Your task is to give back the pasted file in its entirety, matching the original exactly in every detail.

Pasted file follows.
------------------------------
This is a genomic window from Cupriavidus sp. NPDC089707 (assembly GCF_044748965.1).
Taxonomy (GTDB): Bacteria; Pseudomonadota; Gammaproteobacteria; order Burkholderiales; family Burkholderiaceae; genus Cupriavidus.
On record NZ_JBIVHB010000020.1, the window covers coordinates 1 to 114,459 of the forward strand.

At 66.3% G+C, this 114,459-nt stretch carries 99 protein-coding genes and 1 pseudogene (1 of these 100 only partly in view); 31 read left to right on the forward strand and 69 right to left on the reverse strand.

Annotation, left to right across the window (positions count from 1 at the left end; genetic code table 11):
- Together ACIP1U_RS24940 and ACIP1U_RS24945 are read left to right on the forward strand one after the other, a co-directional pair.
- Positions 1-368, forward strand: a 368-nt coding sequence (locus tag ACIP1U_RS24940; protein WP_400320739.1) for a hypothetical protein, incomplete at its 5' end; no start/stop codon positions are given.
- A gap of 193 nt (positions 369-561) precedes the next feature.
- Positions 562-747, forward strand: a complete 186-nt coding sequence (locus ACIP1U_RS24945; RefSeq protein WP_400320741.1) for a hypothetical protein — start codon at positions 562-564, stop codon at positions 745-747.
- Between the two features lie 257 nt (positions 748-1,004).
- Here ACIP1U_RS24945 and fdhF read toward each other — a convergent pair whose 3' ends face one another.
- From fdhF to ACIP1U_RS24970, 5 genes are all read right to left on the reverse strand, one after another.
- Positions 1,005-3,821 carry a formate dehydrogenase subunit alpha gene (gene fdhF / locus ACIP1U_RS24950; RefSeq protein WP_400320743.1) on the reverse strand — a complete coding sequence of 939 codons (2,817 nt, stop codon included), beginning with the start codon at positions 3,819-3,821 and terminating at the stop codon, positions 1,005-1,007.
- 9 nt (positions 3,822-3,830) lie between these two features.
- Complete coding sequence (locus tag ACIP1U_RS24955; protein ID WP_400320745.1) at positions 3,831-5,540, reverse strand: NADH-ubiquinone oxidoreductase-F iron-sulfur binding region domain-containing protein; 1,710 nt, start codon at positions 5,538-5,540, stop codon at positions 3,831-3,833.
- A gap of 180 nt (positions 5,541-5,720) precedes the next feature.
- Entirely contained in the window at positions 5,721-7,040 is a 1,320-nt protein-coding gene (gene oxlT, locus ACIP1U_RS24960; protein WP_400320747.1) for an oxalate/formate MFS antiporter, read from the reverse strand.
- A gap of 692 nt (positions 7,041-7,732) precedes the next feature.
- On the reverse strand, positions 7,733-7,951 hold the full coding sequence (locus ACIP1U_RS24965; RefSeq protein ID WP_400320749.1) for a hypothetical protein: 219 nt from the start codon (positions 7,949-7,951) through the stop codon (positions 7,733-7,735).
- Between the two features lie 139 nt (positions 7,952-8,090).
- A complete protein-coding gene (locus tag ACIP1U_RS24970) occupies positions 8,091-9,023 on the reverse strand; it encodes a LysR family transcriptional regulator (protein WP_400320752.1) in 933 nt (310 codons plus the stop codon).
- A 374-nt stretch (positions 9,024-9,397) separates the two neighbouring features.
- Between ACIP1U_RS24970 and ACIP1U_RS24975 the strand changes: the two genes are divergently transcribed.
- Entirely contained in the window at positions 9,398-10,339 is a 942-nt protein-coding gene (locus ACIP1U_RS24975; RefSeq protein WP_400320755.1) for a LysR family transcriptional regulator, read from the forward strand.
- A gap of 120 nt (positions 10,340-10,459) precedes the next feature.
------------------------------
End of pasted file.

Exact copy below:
This is a genomic window from Cupriavidus sp. NPDC089707 (assembly GCF_044748965.1).
Taxonomy (GTDB): Bacteria; Pseudomonadota; Gammaproteobacteria; order Burkholderiales; family Burkholderiaceae; genus Cupriavidus.
On record NZ_JBIVHB010000020.1, the window covers coordinates 1 to 114,459 of the forward strand.

At 66.3% G+C, this 114,459-nt stretch carries 99 protein-coding genes and 1 pseudogene (1 of these 100 only partly in view); 31 read left to right on the forward strand and 69 right to left on the reverse strand.

Annotation, left to right across the window (positions count from 1 at the left end; genetic code table 11):
- Together ACIP1U_RS24940 and ACIP1U_RS24945 are read left to right on the forward strand one after the other, a co-directional pair.
- Positions 1-368, forward strand: a 368-nt coding sequence (locus tag ACIP1U_RS24940; protein WP_400320739.1) for a hypothetical protein, incomplete at its 5' end; no start/stop codon positions are given.
- A gap of 193 nt (positions 369-561) precedes the next feature.
- Positions 562-747, forward strand: a complete 186-nt coding sequence (locus ACIP1U_RS24945; RefSeq protein WP_400320741.1) for a hypothetical protein — start codon at positions 562-564, stop codon at positions 745-747.
- Between the two features lie 257 nt (positions 748-1,004).
- Here ACIP1U_RS24945 and fdhF read toward each other — a convergent pair whose 3' ends face one another.
- From fdhF to ACIP1U_RS24970, 5 genes are all read right to left on the reverse strand, one after another.
- Positions 1,005-3,821 carry a formate dehydrogenase subunit alpha gene (gene fdhF / locus ACIP1U_RS24950; RefSeq protein WP_400320743.1) on the reverse strand — a complete coding sequence of 939 codons (2,817 nt, stop codon included), beginning with the start codon at positions 3,819-3,821 and terminating at the stop codon, positions 1,005-1,007.
- 9 nt (positions 3,822-3,830) lie between these two features.
- Complete coding sequence (locus tag ACIP1U_RS24955; protein ID WP_400320745.1) at positions 3,831-5,540, reverse strand: NADH-ubiquinone oxidoreductase-F iron-sulfur binding region domain-containing protein; 1,710 nt, start codon at positions 5,538-5,540, stop codon at positions 3,831-3,833.
- A gap of 180 nt (positions 5,541-5,720) precedes the next feature.
- Entirely contained in the window at positions 5,721-7,040 is a 1,320-nt protein-coding gene (gene oxlT, locus ACIP1U_RS24960; protein WP_400320747.1) for an oxalate/formate MFS antiporter, read from the reverse strand.
- A gap of 692 nt (positions 7,041-7,732) precedes the next feature.
- On the reverse strand, positions 7,733-7,951 hold the full coding sequence (locus ACIP1U_RS24965; RefSeq protein ID WP_400320749.1) for a hypothetical protein: 219 nt from the start codon (positions 7,949-7,951) through the stop codon (positions 7,733-7,735).
- Between the two features lie 139 nt (positions 7,952-8,090).
- A complete protein-coding gene (locus tag ACIP1U_RS24970) occupies positions 8,091-9,023 on the reverse strand; it encodes a LysR family transcriptional regulator (protein WP_400320752.1) in 933 nt (310 codons plus the stop codon).
- A 374-nt stretch (positions 9,024-9,397) separates the two neighbouring features.
- Between ACIP1U_RS24970 and ACIP1U_RS24975 the strand changes: the two genes are divergently transcribed.
- Entirely contained in the window at positions 9,398-10,339 is a 942-nt protein-coding gene (locus ACIP1U_RS24975; RefSeq protein WP_400320755.1) for a LysR family transcriptional regulator, read from the forward strand.
- A gap of 120 nt (positions 10,340-10,459) precedes the next feature.